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Wednesday, 8 December 1993
Page: 4191


Senator BELL (6.21 p.m.) —We are debating whether standing orders should be suspended. The reason for doing that is to debate the lack of opportunity for consideration of the substantive matters of the industrial relations legislation.   I have been in receipt of a couple of hundred faxes, and no doubt many other senators have as well. The amusing coincidence is that the first 50 were in fact addressed to Senator Bishop. I did attempt to deliver those but I could not find her. They were all the same. I just wonder where Senator Bishop is. When she comes back, I will see that she gets them.

  Senator Kemp interjecting—


Senator BELL —No, certainly not, Senator Kemp. They were all the same, and I received another 150 addressed to me. The essence of these faxes was a complaint that there had not been sufficient media coverage of the matters being covered by the bill. I contacted several of the people who sent me these faxes because I believe that they deserve to be considered seriously. I rang about 10 today, and about 15 yesterday, and my staff also contacted another couple of dozen.

  I asked one person, who had contacted me complaining about a lack of media coverage, whether he would be interested in receiving the 50 pages of media coverage which were actually kept only because they mentioned the Australian Democrats—one does that. He did not seem to be particularly interested in receiving the 50 pages. I suggested that if he had looked at any couple of weeks during the past 18 months he would have been able to compile a similar dossier. But he really was not interested in that. He wanted to know why it had not been in his local paper.

  I read him a list of where it had been expounded, but still there was no acceptance of the need for his local member to contact him. I, in fact, asked this person whether his local member had taken the trouble during the past 18 months to contact him to find out his views on the matter of the industrial relations reform—whether he was concerned about any particular matter or not—and I got another no.

  I then said, `What about your local chamber of commerce? Has it consulted with you about this matter?' Again the answer was no. I said, `Why is it then that over the past year we have received at the Senate committee of inquiry into two related matters—sections 45D and 45E and the Industrial Relations Reform Bill—representations on your behalf by industry representative groups, employer representative groups and in fact members of parliament? Would you be interested to hear what they had to say on your behalf?' The person I was speaking to was absolutely astounded that he had been represented but not advised in any way.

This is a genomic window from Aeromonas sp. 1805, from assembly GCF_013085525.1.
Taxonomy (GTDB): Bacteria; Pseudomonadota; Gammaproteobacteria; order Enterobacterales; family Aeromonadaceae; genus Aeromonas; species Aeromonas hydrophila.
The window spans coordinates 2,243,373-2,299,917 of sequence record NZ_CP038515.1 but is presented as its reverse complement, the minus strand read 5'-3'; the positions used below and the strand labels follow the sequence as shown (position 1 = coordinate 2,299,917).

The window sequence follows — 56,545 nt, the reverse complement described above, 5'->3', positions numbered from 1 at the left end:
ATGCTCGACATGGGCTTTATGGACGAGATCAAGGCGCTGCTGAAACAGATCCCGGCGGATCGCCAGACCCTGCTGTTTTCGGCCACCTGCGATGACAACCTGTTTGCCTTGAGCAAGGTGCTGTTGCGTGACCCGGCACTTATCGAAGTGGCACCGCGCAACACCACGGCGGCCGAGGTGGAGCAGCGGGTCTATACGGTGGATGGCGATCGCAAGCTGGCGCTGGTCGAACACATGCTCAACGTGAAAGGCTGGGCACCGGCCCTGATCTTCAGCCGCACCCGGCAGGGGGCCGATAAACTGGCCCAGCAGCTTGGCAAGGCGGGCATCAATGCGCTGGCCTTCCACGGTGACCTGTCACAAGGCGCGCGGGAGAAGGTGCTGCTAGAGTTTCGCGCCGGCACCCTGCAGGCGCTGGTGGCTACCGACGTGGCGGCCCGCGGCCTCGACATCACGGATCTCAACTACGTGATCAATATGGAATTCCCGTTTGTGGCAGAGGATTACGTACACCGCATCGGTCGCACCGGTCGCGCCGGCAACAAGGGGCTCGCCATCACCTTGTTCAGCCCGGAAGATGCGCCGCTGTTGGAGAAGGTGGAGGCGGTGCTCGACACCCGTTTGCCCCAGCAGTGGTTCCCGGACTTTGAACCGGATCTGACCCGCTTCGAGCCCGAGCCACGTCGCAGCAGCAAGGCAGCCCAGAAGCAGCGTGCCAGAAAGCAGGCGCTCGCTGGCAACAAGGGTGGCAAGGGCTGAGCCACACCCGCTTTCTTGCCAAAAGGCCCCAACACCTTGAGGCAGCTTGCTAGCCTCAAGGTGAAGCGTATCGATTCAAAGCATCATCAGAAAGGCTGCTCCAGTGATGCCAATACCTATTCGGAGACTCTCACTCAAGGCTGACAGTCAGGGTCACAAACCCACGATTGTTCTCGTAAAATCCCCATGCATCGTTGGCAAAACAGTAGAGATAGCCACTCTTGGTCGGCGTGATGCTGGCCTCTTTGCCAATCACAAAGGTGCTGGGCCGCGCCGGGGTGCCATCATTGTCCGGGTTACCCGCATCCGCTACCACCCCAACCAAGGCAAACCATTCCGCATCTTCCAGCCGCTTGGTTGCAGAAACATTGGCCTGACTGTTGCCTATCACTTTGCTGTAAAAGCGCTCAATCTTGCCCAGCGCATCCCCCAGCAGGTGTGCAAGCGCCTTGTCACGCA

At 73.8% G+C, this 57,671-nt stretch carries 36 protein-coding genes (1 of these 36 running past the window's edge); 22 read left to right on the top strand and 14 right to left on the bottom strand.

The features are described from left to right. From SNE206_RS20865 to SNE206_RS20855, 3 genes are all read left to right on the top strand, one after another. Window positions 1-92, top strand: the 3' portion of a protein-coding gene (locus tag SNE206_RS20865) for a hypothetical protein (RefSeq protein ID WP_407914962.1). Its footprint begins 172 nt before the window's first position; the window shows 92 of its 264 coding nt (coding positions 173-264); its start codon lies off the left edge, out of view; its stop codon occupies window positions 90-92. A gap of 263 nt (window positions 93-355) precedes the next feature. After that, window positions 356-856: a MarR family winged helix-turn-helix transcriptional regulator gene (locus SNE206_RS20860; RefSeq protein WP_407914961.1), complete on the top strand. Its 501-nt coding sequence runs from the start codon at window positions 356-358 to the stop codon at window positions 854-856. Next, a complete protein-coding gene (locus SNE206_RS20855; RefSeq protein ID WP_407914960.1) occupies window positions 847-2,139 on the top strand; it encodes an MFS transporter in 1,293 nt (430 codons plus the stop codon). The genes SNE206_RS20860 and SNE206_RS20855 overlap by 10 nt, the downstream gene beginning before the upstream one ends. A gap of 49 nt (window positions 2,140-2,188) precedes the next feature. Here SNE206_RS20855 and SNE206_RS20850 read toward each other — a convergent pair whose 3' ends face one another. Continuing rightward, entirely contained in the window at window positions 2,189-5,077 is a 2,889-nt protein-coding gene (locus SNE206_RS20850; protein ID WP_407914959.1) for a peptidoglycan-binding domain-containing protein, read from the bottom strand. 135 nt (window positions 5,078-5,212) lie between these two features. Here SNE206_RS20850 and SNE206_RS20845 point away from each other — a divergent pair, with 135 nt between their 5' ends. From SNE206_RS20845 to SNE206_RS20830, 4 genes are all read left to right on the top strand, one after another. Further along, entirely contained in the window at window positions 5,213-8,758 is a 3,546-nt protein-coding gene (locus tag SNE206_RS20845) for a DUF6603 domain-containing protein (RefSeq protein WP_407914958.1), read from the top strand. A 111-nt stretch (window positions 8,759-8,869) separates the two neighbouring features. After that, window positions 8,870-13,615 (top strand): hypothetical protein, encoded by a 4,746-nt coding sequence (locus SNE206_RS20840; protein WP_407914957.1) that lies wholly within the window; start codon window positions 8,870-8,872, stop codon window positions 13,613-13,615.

What we are talking about here is a lack of capacity to properly represent people. How dare anybody come to this place—take the trip to Canberra, as described by Senator Crane—sit in a committee, represent somebody and then claim that that person has not had the opportunity to be heard. That is the function of a Senate committee of inquiry—to hear those who represent others.

  The Australian Chamber of Commerce and Industry came to this place representing so many thousands of small businesses. We heard the Business Council of Australia and the Council of Small Business Organisations of Australia telling us how many thousands of small businesses they represented, yet we have got a couple of hundred faxes here from those businesses claiming that they know nothing of this.

  I would accuse those representative bodies of a total lack of representativeness if they have not informed those whom they claim to represent of the nature of this legislation. The nature of this legislation, as has already been said, has been discussed, I think, ad nauseam. That is one reason why I initiated the Senate committee of inquiry into sections 45D and 45E—to get this matter aired in public, to provide a public opportunity for discussion of the substantive issues. They have been discussed. The matters before us have not changed in substance. I will agree that there seems to be a heck of a lot of amendments but I do not believe that they have changed in substance. (Time expired)